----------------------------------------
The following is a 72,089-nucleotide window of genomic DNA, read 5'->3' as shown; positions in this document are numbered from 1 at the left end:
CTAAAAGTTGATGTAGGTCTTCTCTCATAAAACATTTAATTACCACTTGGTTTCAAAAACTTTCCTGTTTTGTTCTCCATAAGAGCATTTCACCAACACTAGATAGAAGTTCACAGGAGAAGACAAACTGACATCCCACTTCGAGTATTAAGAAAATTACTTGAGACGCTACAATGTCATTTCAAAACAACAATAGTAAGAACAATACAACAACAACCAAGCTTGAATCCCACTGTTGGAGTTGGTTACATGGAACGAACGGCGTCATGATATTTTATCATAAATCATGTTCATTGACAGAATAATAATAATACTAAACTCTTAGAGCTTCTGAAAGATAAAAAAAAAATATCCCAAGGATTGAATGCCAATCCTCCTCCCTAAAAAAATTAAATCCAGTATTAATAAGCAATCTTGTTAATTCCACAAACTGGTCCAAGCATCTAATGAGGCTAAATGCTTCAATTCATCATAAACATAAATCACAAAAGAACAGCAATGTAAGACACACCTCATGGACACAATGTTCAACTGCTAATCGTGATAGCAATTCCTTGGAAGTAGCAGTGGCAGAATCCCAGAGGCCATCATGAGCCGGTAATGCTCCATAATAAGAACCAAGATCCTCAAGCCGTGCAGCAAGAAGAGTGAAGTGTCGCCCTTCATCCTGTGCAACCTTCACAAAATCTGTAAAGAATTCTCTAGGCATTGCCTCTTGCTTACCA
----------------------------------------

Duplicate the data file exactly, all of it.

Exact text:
The following is a 72,089-nucleotide window of genomic DNA, read 5'->3' as shown; positions in this document are numbered from 1 at the left end:
CTAAAAGTTGATGTAGGTCTTCTCTCATAAAACATTTAATTACCACTTGGTTTCAAAAACTTTCCTGTTTTGTTCTCCATAAGAGCATTTCACCAACACTAGATAGAAGTTCACAGGAGAAGACAAACTGACATCCCACTTCGAGTATTAAGAAAATTACTTGAGACGCTACAATGTCATTTCAAAACAACAATAGTAAGAACAATACAACAACAACCAAGCTTGAATCCCACTGTTGGAGTTGGTTACATGGAACGAACGGCGTCATGATATTTTATCATAAATCATGTTCATTGACAGAATAATAATAATACTAAACTCTTAGAGCTTCTGAAAGATAAAAAAAAAATATCCCAAGGATTGAATGCCAATCCTCCTCCCTAAAAAAATTAAATCCAGTATTAATAAGCAATCTTGTTAATTCCACAAACTGGTCCAAGCATCTAATGAGGCTAAATGCTTCAATTCATCATAAACATAAATCACAAAAGAACAGCAATGTAAGACACACCTCATGGACACAATGTTCAACTGCTAATCGTGATAGCAATTCCTTGGAAGTAGCAGTGGCAGAATCCCAGAGGCCATCATGAGCCGGTAATGCTCCATAATAAGAACCAAGATCCTCAAGCCGTGCAGCAAGAAGAGTGAAGTGTCGCCCTTCATCCTGTGCAACCTTCACAAAATCTGTAAAGAATTCTCTAGGCATTGCCTCTTGCTTACCA